The stories behind our password hints
It’s weird that when an online password escapes you, the last line of digital safety is your high school’s politically incorrect mascot or the name your mother was forced to abandon because of patriarchal tradition. But if security questions are good for another thing—stories. So I asked people to tell me theirs.
One friend told me about her first concert (Third Eye Blind) where a crowd surfer landed on top of her. An old boss told me she didn’t actually have a childhood hero, adding “maybe that’s my problem?” One acquaintance told me that, coming from an immigrant family, a lot of these questions didn’t really apply.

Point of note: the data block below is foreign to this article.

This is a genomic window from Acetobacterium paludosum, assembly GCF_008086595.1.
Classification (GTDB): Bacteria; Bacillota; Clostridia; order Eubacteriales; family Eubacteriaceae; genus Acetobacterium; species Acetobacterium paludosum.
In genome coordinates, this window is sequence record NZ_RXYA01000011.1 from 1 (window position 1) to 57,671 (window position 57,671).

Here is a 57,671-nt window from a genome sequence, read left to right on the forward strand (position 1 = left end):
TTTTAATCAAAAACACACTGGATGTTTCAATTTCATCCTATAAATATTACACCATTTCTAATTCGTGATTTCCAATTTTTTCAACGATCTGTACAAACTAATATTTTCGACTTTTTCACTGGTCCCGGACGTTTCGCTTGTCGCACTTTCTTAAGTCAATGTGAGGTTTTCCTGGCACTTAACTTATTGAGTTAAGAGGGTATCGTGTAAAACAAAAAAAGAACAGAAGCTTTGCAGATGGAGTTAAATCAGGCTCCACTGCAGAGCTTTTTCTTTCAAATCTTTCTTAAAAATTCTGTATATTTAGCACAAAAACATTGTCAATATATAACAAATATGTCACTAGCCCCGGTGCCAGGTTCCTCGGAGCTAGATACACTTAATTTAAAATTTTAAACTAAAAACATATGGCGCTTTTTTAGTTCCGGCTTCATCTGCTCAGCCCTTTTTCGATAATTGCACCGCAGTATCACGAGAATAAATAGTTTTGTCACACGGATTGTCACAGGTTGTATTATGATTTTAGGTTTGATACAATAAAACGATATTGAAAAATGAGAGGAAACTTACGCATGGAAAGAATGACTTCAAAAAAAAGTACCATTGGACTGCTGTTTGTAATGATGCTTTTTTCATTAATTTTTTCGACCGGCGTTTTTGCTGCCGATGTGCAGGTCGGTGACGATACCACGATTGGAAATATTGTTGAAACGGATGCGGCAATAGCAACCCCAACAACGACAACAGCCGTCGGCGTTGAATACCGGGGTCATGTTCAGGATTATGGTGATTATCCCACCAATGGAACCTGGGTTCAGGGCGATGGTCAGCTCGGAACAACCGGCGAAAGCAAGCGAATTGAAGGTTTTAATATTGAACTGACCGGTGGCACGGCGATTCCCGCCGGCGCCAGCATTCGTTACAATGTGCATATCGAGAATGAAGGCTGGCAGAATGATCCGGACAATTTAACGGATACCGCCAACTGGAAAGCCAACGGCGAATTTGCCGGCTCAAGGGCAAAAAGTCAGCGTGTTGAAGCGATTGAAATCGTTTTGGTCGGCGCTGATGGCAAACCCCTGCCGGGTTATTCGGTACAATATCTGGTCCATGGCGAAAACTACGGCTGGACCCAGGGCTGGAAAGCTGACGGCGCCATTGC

I dug into this thinking I would be fascinated by the security questions people could and did answer. But it was the ones they couldn’t or wouldn’t that struck me. These questions are testing if we’re who we say we are, if we’re human, if our memories are precise enough to be reliable, and the answer is often, “maybe.” But maybe is not a sufficient answer for Chase Bank’s security algorithms. How do you remember how to remember your passwords?
Will Thwaites is a filmmaker, audio producer, and host of the podcast Nouns.